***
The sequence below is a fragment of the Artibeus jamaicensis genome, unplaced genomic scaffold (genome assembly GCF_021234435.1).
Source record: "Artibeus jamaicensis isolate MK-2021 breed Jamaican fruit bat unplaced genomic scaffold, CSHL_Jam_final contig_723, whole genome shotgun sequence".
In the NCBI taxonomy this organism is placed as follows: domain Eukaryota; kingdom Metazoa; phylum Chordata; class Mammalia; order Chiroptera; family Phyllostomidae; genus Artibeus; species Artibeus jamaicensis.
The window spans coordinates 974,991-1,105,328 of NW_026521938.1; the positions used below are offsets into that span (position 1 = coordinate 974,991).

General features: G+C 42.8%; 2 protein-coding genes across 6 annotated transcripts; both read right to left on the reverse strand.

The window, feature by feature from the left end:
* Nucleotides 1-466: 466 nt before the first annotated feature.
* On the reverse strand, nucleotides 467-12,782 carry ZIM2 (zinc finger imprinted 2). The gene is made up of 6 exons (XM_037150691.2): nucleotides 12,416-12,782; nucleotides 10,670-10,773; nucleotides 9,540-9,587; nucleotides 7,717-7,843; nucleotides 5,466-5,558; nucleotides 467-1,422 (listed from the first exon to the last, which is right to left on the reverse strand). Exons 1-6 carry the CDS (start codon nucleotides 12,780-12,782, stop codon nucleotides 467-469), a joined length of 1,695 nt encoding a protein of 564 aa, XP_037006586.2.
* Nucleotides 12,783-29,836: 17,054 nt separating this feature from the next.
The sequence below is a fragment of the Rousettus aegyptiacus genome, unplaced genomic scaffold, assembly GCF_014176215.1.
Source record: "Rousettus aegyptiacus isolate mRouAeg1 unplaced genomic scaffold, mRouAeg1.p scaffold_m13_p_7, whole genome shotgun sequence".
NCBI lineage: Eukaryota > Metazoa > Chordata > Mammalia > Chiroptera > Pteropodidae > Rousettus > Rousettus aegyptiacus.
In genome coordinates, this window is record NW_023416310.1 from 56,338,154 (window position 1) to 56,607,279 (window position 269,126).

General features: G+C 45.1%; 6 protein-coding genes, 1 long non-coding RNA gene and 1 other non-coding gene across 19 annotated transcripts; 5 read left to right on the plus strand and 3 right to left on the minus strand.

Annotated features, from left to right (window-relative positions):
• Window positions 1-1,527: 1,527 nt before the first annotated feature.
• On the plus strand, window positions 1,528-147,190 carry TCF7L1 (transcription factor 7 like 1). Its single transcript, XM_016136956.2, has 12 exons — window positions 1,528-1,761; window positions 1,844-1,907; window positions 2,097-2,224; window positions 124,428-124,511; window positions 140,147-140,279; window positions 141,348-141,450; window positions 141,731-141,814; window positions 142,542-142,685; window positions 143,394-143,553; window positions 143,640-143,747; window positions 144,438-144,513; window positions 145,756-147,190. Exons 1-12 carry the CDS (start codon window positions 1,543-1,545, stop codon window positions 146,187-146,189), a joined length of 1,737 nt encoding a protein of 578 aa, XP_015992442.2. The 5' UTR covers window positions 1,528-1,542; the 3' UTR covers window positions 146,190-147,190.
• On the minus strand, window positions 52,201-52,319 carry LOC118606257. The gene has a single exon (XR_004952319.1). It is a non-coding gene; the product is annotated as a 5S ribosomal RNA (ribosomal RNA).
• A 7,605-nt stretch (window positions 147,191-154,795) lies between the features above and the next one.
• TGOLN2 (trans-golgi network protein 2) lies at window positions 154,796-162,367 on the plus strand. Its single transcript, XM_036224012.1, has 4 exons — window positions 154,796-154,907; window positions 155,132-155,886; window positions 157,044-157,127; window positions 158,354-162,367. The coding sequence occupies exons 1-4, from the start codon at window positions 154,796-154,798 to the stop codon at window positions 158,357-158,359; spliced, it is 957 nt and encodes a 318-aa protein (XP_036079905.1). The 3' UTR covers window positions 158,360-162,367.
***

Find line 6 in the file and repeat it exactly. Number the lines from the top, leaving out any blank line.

The window, feature by feature from the left end: